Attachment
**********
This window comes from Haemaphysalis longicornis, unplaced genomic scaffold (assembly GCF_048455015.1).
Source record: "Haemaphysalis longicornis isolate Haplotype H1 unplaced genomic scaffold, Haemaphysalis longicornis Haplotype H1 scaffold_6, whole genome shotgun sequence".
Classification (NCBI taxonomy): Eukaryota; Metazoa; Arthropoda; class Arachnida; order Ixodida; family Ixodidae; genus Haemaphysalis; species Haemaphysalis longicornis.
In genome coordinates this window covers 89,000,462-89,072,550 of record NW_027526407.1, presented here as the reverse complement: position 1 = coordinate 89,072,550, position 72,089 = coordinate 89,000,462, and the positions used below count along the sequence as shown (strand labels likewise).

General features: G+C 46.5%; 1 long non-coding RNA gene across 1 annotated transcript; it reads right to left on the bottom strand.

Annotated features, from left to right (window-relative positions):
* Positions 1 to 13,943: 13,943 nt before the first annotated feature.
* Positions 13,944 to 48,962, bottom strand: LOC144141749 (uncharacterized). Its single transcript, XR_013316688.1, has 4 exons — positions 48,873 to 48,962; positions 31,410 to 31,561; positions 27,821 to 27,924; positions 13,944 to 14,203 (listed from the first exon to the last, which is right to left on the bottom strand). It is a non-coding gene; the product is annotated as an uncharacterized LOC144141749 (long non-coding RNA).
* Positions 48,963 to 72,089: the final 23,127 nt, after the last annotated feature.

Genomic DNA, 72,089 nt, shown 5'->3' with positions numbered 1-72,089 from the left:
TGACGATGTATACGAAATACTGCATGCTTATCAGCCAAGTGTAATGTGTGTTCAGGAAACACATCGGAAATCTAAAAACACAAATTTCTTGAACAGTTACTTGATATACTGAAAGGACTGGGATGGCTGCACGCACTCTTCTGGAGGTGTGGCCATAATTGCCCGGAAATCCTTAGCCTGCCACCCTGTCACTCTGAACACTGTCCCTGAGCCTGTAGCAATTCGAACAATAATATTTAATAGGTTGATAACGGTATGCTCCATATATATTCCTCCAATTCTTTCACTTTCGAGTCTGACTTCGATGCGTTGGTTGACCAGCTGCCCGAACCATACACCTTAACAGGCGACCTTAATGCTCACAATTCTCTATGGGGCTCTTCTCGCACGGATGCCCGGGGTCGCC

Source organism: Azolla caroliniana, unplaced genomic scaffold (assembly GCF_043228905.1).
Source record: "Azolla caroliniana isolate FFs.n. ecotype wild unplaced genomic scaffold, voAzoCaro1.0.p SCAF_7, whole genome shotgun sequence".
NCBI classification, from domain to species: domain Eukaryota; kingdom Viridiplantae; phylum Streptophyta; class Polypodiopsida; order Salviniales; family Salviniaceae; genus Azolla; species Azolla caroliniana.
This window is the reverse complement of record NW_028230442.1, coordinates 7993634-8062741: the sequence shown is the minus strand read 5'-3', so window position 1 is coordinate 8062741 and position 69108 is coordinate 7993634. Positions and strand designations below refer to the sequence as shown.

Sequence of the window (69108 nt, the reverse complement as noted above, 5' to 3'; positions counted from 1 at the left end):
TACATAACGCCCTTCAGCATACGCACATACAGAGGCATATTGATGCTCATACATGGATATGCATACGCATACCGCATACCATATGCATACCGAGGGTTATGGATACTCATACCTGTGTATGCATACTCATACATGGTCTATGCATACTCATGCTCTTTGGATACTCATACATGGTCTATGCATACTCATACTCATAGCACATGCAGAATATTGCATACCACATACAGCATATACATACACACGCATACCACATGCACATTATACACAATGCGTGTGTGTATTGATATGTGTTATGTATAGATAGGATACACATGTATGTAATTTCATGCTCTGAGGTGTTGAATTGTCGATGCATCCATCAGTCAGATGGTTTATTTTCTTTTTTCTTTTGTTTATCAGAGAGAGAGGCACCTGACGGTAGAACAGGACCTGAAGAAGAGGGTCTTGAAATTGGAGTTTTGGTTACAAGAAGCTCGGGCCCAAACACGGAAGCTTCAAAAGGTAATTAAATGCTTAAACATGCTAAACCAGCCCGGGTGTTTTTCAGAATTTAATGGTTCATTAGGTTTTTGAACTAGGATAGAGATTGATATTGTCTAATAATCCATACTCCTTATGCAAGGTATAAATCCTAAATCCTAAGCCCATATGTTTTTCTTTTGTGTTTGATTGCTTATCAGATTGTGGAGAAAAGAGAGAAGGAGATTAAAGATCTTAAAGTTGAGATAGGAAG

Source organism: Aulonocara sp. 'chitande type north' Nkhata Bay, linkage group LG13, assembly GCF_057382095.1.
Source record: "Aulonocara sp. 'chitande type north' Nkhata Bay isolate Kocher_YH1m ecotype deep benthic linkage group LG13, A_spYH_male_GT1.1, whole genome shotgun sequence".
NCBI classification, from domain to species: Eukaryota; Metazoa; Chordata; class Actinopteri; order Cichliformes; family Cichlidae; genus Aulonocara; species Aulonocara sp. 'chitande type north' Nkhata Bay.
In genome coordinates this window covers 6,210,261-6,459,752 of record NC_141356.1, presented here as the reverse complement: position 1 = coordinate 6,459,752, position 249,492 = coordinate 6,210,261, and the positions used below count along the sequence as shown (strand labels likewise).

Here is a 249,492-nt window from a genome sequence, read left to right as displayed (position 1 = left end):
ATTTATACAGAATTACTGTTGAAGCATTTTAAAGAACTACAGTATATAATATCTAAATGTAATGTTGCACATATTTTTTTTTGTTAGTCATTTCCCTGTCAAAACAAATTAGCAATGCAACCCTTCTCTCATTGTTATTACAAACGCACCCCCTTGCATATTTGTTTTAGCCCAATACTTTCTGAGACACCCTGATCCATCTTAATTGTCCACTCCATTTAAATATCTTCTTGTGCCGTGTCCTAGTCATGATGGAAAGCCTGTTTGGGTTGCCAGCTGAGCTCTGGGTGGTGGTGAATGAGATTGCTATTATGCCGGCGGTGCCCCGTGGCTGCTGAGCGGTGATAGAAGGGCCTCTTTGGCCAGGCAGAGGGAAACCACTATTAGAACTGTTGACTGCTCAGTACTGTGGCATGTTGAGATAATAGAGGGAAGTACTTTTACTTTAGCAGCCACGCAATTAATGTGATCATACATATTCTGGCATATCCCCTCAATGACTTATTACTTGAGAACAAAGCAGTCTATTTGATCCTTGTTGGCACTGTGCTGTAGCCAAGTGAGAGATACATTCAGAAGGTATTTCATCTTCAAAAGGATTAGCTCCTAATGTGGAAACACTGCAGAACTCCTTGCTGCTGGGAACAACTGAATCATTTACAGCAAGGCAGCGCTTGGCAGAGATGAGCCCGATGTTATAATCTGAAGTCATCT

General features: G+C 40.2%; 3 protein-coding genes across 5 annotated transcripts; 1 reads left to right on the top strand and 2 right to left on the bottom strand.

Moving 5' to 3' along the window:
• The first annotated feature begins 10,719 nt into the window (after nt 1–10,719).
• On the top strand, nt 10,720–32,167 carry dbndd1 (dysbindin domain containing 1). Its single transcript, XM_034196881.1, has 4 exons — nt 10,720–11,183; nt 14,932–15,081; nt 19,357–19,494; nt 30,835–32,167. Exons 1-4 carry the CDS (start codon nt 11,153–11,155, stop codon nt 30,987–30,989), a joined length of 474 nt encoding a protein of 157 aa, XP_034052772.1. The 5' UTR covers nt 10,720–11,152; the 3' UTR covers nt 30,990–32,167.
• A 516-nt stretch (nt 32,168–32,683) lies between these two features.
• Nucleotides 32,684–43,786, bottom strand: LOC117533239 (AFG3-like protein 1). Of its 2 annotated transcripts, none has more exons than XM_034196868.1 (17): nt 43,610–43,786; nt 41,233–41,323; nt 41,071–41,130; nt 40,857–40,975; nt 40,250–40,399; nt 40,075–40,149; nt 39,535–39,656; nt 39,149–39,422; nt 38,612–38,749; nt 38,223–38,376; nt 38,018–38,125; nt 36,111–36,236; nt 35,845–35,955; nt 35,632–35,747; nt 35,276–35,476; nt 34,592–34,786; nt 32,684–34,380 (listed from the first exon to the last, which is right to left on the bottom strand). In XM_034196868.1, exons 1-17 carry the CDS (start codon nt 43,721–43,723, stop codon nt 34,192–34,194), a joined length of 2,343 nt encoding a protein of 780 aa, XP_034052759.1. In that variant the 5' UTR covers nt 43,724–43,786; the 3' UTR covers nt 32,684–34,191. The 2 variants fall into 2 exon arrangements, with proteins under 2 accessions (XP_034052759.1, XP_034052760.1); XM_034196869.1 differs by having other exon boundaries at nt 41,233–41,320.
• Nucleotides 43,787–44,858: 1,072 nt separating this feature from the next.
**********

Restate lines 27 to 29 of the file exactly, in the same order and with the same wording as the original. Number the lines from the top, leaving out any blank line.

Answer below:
• On the top strand, nt 10,720–32,167 carry dbndd1 (dysbindin domain containing 1). Its single transcript, XM_034196881.1, has 4 exons — nt 10,720–11,183; nt 14,932–15,081; nt 19,357–19,494; nt 30,835–32,167. Exons 1-4 carry the CDS (start codon nt 11,153–11,155, stop codon nt 30,987–30,989), a joined length of 474 nt encoding a protein of 157 aa, XP_034052772.1. The 5' UTR covers nt 10,720–11,152; the 3' UTR covers nt 30,990–32,167.
• A 516-nt stretch (nt 32,168–32,683) lies between these two features.
• Nucleotides 32,684–43,786, bottom strand: LOC117533239 (AFG3-like protein 1). Of its 2 annotated transcripts, none has more exons than XM_034196868.1 (17): nt 43,610–43,786; nt 41,233–41,323; nt 41,071–41,130; nt 40,857–40,975; nt 40,250–40,399; nt 40,075–40,149; nt 39,535–39,656; nt 39,149–39,422; nt 38,612–38,749; nt 38,223–38,376; nt 38,018–38,125; nt 36,111–36,236; nt 35,845–35,955; nt 35,632–35,747; nt 35,276–35,476; nt 34,592–34,786; nt 32,684–34,380 (listed from the first exon to the last, which is right to left on the bottom strand). In XM_034196868.1, exons 1-17 carry the CDS (start codon nt 43,721–43,723, stop codon nt 34,192–34,194), a joined length of 2,343 nt encoding a protein of 780 aa, XP_034052759.1. In that variant the 5' UTR covers nt 43,724–43,786; the 3' UTR covers nt 32,684–34,191. The 2 variants fall into 2 exon arrangements, with proteins under 2 accessions (XP_034052759.1, XP_034052760.1); XM_034196869.1 differs by having other exon boundaries at nt 41,233–41,320.